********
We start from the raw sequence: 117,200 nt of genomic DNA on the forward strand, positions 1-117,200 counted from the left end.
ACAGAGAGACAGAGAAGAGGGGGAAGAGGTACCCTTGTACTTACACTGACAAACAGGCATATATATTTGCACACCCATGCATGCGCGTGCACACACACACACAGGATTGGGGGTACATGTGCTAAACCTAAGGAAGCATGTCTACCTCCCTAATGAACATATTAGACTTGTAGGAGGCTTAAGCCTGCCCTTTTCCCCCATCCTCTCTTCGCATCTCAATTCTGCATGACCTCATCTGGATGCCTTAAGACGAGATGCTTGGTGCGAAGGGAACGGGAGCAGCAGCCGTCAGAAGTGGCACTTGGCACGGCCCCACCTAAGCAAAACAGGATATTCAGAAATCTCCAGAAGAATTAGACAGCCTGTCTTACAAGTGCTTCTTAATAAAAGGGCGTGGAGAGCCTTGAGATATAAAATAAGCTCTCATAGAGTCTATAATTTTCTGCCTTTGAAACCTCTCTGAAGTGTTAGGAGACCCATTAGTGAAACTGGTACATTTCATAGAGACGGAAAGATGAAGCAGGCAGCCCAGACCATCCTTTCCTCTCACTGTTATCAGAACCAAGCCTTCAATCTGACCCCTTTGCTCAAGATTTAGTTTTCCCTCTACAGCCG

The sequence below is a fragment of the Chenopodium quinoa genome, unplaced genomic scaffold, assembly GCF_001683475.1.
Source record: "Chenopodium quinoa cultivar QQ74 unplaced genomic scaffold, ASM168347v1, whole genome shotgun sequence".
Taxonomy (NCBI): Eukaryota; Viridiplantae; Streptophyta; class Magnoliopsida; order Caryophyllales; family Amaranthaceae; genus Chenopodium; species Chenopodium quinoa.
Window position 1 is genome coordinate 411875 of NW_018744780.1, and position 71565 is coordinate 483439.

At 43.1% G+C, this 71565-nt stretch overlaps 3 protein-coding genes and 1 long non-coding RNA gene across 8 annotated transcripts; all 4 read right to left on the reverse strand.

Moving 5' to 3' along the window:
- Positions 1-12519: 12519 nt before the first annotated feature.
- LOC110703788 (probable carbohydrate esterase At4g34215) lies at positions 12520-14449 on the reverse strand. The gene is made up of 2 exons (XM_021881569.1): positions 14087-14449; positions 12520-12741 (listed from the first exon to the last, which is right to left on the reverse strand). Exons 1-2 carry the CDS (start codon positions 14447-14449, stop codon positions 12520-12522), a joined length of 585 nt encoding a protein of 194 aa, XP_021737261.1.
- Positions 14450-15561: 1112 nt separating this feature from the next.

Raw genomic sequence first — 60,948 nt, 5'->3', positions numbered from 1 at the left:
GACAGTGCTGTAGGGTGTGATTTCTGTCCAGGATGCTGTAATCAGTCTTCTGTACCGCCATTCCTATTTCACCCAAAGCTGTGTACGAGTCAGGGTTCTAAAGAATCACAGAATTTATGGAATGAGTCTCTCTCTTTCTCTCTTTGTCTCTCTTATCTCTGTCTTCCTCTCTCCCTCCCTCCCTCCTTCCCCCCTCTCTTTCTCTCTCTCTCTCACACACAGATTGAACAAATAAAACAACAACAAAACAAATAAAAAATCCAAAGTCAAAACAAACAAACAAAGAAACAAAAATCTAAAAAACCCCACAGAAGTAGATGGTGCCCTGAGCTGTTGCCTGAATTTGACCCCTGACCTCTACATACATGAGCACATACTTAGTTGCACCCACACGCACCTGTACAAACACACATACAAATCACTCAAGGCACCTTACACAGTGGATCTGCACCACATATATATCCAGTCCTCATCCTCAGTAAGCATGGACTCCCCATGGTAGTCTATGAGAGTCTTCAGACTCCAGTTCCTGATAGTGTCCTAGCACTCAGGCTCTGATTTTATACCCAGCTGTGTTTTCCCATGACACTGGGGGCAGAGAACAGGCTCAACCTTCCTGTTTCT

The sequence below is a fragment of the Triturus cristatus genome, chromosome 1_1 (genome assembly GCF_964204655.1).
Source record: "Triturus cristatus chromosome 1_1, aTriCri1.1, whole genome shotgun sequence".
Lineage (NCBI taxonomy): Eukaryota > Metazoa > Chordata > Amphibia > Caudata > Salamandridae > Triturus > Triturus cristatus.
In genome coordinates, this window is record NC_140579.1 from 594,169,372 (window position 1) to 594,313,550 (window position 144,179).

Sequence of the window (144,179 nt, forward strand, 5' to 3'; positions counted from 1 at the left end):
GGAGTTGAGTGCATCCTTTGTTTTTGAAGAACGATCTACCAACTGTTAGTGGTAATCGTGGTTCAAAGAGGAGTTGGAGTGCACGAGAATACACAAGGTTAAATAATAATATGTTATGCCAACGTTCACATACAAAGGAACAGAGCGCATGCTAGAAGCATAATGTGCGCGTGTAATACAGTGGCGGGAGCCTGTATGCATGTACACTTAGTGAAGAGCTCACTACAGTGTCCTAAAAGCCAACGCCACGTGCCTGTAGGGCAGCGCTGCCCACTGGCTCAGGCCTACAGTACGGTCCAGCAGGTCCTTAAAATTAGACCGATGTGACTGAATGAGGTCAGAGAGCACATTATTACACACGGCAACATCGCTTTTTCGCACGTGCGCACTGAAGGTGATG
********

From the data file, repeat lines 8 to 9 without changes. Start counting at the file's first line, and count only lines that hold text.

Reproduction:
Moving 5' to 3' along the window:
- Positions 1-12519: 12519 nt before the first annotated feature.